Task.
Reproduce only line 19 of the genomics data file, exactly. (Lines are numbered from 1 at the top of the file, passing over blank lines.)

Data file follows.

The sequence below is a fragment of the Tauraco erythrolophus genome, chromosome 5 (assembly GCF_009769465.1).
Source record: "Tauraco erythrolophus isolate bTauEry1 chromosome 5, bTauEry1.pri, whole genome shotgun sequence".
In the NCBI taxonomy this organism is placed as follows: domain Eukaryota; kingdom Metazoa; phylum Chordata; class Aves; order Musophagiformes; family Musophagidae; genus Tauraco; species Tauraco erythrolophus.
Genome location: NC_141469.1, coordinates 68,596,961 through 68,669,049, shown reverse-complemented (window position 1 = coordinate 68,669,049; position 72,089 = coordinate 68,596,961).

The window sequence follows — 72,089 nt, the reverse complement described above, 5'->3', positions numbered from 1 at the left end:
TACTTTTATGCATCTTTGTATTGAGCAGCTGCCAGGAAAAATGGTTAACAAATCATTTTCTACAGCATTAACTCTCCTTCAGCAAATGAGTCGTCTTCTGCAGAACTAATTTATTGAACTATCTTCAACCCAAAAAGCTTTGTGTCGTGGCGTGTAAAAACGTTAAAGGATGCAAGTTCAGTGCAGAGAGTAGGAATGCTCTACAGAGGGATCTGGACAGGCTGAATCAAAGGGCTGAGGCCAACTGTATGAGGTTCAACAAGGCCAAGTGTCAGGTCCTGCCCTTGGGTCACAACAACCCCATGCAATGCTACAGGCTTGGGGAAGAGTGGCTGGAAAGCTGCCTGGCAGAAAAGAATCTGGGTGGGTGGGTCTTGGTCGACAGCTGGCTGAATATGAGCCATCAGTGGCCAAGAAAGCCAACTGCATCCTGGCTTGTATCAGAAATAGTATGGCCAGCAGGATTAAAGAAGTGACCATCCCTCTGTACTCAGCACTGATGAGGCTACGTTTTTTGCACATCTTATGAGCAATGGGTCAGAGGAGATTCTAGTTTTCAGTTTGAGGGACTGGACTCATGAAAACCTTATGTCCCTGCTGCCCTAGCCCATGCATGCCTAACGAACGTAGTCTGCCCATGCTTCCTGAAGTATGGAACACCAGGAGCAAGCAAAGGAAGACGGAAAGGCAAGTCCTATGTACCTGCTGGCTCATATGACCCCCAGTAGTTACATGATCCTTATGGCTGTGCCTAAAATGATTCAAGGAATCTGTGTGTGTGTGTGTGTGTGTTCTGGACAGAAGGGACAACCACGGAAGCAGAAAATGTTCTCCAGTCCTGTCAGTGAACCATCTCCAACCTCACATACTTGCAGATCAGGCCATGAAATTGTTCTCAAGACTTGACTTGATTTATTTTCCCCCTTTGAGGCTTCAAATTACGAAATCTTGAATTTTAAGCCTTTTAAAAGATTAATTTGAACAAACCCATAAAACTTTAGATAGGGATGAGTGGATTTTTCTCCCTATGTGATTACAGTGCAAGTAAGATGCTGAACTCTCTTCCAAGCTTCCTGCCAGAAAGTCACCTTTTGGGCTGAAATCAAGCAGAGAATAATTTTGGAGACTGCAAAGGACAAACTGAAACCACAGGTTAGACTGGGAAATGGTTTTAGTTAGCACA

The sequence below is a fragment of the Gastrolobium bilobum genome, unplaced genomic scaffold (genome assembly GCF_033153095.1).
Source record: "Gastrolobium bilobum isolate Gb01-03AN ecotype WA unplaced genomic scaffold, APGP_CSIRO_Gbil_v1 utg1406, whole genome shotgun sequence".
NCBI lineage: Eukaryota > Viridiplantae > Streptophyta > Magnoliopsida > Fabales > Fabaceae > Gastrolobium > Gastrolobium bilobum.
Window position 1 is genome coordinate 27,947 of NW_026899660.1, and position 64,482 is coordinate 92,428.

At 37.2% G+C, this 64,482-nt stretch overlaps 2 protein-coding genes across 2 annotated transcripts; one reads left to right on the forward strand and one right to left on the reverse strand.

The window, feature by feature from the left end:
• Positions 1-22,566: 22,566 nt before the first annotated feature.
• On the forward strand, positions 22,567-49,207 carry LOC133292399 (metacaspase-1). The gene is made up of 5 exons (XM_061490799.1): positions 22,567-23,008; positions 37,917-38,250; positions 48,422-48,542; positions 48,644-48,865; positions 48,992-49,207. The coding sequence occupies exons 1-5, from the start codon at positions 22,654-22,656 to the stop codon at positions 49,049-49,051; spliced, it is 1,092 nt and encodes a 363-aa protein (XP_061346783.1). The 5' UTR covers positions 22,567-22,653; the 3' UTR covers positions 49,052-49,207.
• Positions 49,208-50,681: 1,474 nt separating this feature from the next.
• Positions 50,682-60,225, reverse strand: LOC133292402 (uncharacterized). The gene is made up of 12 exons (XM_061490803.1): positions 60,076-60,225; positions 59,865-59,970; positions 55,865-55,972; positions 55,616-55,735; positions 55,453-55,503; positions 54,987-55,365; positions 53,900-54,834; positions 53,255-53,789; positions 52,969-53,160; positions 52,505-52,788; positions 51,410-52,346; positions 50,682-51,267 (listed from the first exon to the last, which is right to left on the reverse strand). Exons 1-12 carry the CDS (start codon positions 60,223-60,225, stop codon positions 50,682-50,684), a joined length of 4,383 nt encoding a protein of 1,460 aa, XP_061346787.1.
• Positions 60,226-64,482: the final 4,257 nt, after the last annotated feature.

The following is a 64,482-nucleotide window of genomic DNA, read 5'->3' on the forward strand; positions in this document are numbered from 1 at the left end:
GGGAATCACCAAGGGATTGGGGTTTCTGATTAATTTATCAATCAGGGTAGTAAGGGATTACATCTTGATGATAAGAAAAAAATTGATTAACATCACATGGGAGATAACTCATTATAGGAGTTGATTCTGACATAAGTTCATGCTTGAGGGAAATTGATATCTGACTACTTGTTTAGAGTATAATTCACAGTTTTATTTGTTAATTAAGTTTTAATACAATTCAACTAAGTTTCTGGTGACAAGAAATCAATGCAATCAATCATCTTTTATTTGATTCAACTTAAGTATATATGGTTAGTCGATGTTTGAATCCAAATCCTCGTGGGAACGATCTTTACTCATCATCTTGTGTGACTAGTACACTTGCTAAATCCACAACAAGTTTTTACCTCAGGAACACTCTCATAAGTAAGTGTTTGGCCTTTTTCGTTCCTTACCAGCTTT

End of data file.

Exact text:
GGGAATCACCAAGGGATTGGGGTTTCTGATTAATTTATCAATCAGGGTAGTAAGGGATTACATCTTGATGATAAGAAAAAAATTGATTAACATCACATGGGAGATAACTCATTATAGGAGTTGATTCTGACATAAGTTCATGCTTGAGGGAAATTGATATCTGACTACTTGTTTAGAGTATAATTCACAGTTTTATTTGTTAATTAAGTTTTAATACAATTCAACTAAGTTTCTGGTGACAAGAAATCAATGCAATCAATCATCTTTTATTTGATTCAACTTAAGTATATATGGTTAGTCGATGTTTGAATCCAAATCCTCGTGGGAACGATCTTTACTCATCATCTTGTGTGACTAGTACACTTGCTAAATCCACAACAAGTTTTTACCTCAGGAACACTCTCATAAGTAAGTGTTTGGCCTTTTTCGTTCCTTACCAGCTTT